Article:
Poet Anya Krugovoy Silver passed away on Monday, August 6, in Macon, Georgia, at forty-nine. Image was honored to print a number of her poems over the years, and we are all grieving this loss.
In the words of her friend, the poet Tania Runyan:
Anya didn’t want to be a hero or a fighter. She didn’t want to be told that she would “be going to a better place.” Her faith wasn’t gilded with platitudes, and, above all, it wasn’t plaited with pink ribbons.
Anya’s faith was fierce—fierce enough to wrestle with raw, honest doubt as she watched friend after friend die from metastatic breast cancer. She was an ardent advocate for research, when, in the midst of all the “pinking,” as she called it, her disease got lost in the conversation.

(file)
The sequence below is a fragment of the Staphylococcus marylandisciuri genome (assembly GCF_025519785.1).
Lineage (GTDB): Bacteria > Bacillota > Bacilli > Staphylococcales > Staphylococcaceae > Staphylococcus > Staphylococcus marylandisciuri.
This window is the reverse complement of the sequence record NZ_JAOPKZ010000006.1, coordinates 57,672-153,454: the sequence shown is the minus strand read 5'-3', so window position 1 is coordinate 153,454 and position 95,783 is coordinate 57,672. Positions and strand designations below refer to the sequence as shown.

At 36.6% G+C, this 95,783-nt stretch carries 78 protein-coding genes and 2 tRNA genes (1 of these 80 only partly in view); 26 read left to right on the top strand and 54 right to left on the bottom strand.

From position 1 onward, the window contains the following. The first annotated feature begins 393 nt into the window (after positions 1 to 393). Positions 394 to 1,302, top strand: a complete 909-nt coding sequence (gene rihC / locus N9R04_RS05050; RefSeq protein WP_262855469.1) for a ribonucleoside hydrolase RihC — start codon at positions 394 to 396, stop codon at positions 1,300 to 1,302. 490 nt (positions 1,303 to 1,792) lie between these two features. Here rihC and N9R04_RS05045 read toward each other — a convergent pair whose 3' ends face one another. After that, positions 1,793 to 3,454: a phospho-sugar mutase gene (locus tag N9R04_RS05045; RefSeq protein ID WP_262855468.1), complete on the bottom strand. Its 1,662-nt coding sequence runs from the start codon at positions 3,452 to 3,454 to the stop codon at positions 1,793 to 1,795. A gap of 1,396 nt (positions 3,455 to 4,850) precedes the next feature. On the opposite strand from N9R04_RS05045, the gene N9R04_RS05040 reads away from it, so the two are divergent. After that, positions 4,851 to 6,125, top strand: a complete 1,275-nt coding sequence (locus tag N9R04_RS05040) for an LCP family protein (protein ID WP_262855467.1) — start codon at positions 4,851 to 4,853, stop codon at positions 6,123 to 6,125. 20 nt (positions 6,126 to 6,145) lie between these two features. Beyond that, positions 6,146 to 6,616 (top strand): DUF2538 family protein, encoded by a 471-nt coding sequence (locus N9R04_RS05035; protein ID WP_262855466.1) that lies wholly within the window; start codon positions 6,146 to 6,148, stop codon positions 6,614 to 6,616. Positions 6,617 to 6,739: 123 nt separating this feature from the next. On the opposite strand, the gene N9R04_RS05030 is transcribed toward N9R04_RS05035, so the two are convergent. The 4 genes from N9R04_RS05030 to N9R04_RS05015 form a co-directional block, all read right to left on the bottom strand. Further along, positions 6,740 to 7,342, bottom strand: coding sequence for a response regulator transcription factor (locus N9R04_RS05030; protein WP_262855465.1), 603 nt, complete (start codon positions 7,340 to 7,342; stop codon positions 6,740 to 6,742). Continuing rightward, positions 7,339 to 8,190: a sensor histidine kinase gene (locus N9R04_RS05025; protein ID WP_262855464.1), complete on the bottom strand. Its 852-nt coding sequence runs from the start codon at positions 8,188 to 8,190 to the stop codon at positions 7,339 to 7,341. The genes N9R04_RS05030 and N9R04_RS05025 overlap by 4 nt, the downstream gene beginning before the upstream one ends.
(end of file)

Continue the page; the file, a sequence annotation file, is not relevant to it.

As she literally took one day at a time as a professor, wife, mother, and friend, she composed some of the most beautiful and wrenching poems of her generation, showing us how to love in the face of mortality.
Her loss has shocked and saddened us, and while it’s hard to know how to grieve, living among her lines seems a good place to start.
Tenderly as one cradles a bowl of water,
he embraced me, and we rose upwards.
Black as night, first mother of songs,
he opened my mouth and images thronged
around me: some pressed themselves
like kisses or worn lace against my arms,
while others I only glimpsed in wing-beat.
Strong as any lover who had caressed me,
he let me sink back into his feathered body
and all the words of his messenger’s heart
resolved into chants and burning candles.
Taut, like wires that support high crosses
on Moscow’s golden domes, he held me.
When I began weeping, he caught my neck
and shoes in the spacious expansion
of his enormous wings, then set me gently
down in my home, among the sleepers,
and dawn drove a pen into my hand.